RFID Goes Global

The prevalence of RFID in international manufacturing, retail, and consumer packaged goods companies, as well as military forces, is increasing rapidly. No longer confined to major companies and leading nations, organizations around the globe are tapping into RFID to enhance order tracking, inventory management, and supply chain security. As a result, global manufacturers of RFID products and technology have seen an uptick in business. The wide-ranging use of RFID in the global supply chain is making news throughout the world. Here is a roundup of recent global RFID developments:

  • RFID on the rise in China. China's RFID market grew by 8.6 percent in Q4 2005, according to international research firm Analysis International's China RFID Market Quarterly Tracker Q4 2005. Sales in China's RFID market increased from 568 million yuan ($US 70.5 million) in Q3 2005 to 617 million yuan ($US 76.6 million) in Q4 2005, according to the report. The growth came mostly from companies replacing 2G ID cards, and public transportation and expressway systems applications. Future growth in China's RFID market will be driven largely by the manufacturing industry, while cost and standards are the major factors currently challenging China's RFID development, finds the report.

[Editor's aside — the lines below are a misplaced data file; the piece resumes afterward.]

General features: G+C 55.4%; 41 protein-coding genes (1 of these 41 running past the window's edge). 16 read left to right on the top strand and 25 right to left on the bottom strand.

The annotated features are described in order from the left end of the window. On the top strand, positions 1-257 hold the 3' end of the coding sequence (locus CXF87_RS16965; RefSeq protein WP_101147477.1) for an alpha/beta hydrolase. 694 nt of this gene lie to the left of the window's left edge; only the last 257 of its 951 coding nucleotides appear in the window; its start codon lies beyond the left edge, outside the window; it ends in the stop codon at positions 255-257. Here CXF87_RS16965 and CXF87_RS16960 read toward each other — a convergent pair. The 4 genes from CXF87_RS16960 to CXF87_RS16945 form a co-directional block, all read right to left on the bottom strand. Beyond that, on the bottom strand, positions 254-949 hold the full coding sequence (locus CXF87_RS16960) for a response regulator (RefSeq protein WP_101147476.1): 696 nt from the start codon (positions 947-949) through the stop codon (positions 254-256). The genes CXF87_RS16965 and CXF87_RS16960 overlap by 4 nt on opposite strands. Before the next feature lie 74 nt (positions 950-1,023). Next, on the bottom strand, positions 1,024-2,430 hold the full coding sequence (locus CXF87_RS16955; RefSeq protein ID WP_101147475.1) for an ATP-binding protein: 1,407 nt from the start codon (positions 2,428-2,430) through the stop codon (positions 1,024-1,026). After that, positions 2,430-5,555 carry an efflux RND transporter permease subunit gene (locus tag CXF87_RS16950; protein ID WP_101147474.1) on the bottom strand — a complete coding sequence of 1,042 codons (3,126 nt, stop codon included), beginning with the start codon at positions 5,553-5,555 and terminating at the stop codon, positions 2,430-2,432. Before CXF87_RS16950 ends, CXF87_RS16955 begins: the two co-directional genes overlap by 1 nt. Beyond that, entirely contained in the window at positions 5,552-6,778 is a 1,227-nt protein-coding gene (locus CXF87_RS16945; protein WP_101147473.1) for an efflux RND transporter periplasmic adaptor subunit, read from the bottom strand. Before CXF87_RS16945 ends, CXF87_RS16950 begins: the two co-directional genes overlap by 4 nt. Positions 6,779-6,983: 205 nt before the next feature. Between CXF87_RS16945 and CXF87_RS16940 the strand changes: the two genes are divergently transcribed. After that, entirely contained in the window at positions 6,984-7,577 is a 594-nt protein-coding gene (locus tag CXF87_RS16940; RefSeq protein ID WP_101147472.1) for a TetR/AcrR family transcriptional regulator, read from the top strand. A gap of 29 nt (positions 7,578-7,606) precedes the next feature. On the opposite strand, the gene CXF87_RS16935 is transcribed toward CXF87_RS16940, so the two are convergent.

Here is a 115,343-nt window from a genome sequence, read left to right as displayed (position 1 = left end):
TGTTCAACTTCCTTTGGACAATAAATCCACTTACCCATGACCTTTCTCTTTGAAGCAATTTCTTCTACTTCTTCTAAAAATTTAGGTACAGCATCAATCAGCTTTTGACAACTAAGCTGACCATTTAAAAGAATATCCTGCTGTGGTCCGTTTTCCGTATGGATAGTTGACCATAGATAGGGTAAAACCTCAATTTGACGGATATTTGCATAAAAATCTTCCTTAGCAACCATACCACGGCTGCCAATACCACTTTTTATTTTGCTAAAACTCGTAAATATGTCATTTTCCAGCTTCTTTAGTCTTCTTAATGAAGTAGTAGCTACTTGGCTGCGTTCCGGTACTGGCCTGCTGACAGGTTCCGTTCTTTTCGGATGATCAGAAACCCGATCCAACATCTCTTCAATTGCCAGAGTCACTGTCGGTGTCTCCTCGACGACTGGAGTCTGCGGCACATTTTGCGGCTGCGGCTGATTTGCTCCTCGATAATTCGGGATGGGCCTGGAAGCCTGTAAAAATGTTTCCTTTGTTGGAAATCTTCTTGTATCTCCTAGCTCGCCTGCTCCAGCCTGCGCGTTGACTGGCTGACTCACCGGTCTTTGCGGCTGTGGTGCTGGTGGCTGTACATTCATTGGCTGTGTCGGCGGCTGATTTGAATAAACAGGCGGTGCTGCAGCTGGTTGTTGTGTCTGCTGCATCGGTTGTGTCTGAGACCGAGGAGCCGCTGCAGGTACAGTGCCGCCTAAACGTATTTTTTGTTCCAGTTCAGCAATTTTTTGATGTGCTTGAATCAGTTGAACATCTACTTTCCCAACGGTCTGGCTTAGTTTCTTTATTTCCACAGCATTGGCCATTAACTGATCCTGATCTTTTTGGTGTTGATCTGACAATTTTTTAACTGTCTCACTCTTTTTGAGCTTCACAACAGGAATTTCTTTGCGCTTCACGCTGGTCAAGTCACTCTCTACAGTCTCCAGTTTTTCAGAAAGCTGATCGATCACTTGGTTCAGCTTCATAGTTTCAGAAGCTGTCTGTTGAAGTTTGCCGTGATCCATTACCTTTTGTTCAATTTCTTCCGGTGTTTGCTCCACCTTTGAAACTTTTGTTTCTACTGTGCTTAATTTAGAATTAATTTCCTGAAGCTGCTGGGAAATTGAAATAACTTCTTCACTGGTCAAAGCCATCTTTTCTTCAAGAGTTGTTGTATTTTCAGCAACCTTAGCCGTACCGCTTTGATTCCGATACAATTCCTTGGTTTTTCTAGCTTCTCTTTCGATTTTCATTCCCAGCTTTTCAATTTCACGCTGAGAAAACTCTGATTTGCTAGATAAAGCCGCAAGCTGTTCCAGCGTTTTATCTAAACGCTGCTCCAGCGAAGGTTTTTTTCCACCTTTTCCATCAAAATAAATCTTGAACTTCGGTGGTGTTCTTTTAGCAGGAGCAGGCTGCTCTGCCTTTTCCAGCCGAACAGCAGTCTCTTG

• Global armies get RFID-Savi. The Spanish Armed Forces is the latest military organization to adopt Savi Technology's interoperable global RFID network to track consignments for its defense forces. Spain's military follows Australia, Denmark, and the United Kingdom in doing so. The RFID network will help Spain's military branches collaborate closely on joint-force logistics operations while improving enterprise-wide supply chain efficiency and visibility.

  • A $50-billion RFID market? Malaysia's RFID market is projected to record 20.6-percent compound annual growth from 2004 to 2009, with revenue potentially reaching $50 million in 2009, according to research from global consulting firm Frost & Sullivan. By contrast, Malaysia's RFID market reported revenues of $19.6 million in 2004. The Malaysian government is currently undertaking diverse RFID pilot projects in the field of evidence management systems and authentication, which it expects will boost future demand for RFID components.